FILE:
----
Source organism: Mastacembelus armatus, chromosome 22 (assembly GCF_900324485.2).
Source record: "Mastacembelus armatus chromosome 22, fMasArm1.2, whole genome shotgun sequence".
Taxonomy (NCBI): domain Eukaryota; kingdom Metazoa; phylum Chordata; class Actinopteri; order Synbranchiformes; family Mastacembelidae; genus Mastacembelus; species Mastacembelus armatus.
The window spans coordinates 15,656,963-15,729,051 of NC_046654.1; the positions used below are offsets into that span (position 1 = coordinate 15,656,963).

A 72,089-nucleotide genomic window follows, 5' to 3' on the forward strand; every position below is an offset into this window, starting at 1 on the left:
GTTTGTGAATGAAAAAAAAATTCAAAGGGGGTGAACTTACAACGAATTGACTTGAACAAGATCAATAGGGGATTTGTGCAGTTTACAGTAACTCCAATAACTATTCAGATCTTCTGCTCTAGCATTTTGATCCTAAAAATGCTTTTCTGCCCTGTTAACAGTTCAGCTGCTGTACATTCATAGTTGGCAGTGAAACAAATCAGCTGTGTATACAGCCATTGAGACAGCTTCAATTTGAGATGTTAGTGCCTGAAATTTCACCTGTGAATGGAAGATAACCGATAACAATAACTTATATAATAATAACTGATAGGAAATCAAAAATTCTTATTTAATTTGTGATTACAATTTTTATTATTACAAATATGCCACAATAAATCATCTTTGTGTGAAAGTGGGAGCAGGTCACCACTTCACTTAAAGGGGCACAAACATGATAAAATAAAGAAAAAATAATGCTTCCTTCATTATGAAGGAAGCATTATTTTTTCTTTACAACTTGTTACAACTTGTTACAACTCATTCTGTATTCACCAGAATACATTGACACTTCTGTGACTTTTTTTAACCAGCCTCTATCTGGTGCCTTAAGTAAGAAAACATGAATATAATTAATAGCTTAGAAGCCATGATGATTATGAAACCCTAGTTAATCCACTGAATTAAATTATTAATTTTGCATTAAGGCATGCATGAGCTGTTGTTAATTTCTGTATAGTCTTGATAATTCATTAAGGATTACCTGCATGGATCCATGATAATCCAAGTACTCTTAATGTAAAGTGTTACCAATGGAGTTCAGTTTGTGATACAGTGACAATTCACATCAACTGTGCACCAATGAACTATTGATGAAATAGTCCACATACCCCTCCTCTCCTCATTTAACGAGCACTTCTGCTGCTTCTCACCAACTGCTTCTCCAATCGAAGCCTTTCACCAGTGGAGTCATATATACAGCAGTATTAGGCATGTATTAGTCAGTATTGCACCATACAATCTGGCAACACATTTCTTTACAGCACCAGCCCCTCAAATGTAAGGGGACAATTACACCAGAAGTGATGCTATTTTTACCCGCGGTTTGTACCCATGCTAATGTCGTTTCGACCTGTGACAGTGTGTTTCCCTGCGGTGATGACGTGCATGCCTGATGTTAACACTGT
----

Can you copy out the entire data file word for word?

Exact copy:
Source organism: Mastacembelus armatus, chromosome 22 (assembly GCF_900324485.2).
Source record: "Mastacembelus armatus chromosome 22, fMasArm1.2, whole genome shotgun sequence".
Taxonomy (NCBI): domain Eukaryota; kingdom Metazoa; phylum Chordata; class Actinopteri; order Synbranchiformes; family Mastacembelidae; genus Mastacembelus; species Mastacembelus armatus.
The window spans coordinates 15,656,963-15,729,051 of NC_046654.1; the positions used below are offsets into that span (position 1 = coordinate 15,656,963).

A 72,089-nucleotide genomic window follows, 5' to 3' on the forward strand; every position below is an offset into this window, starting at 1 on the left:
GTTTGTGAATGAAAAAAAAATTCAAAGGGGGTGAACTTACAACGAATTGACTTGAACAAGATCAATAGGGGATTTGTGCAGTTTACAGTAACTCCAATAACTATTCAGATCTTCTGCTCTAGCATTTTGATCCTAAAAATGCTTTTCTGCCCTGTTAACAGTTCAGCTGCTGTACATTCATAGTTGGCAGTGAAACAAATCAGCTGTGTATACAGCCATTGAGACAGCTTCAATTTGAGATGTTAGTGCCTGAAATTTCACCTGTGAATGGAAGATAACCGATAACAATAACTTATATAATAATAACTGATAGGAAATCAAAAATTCTTATTTAATTTGTGATTACAATTTTTATTATTACAAATATGCCACAATAAATCATCTTTGTGTGAAAGTGGGAGCAGGTCACCACTTCACTTAAAGGGGCACAAACATGATAAAATAAAGAAAAAATAATGCTTCCTTCATTATGAAGGAAGCATTATTTTTTCTTTACAACTTGTTACAACTTGTTACAACTCATTCTGTATTCACCAGAATACATTGACACTTCTGTGACTTTTTTTAACCAGCCTCTATCTGGTGCCTTAAGTAAGAAAACATGAATATAATTAATAGCTTAGAAGCCATGATGATTATGAAACCCTAGTTAATCCACTGAATTAAATTATTAATTTTGCATTAAGGCATGCATGAGCTGTTGTTAATTTCTGTATAGTCTTGATAATTCATTAAGGATTACCTGCATGGATCCATGATAATCCAAGTACTCTTAATGTAAAGTGTTACCAATGGAGTTCAGTTTGTGATACAGTGACAATTCACATCAACTGTGCACCAATGAACTATTGATGAAATAGTCCACATACCCCTCCTCTCCTCATTTAACGAGCACTTCTGCTGCTTCTCACCAACTGCTTCTCCAATCGAAGCCTTTCACCAGTGGAGTCATATATACAGCAGTATTAGGCATGTATTAGTCAGTATTGCACCATACAATCTGGCAACACATTTCTTTACAGCACCAGCCCCTCAAATGTAAGGGGACAATTACACCAGAAGTGATGCTATTTTTACCCGCGGTTTGTACCCATGCTAATGTCGTTTCGACCTGTGACAGTGTGTTTCCCTGCGGTGATGACGTGCATGCCTGATGTTAACACTGT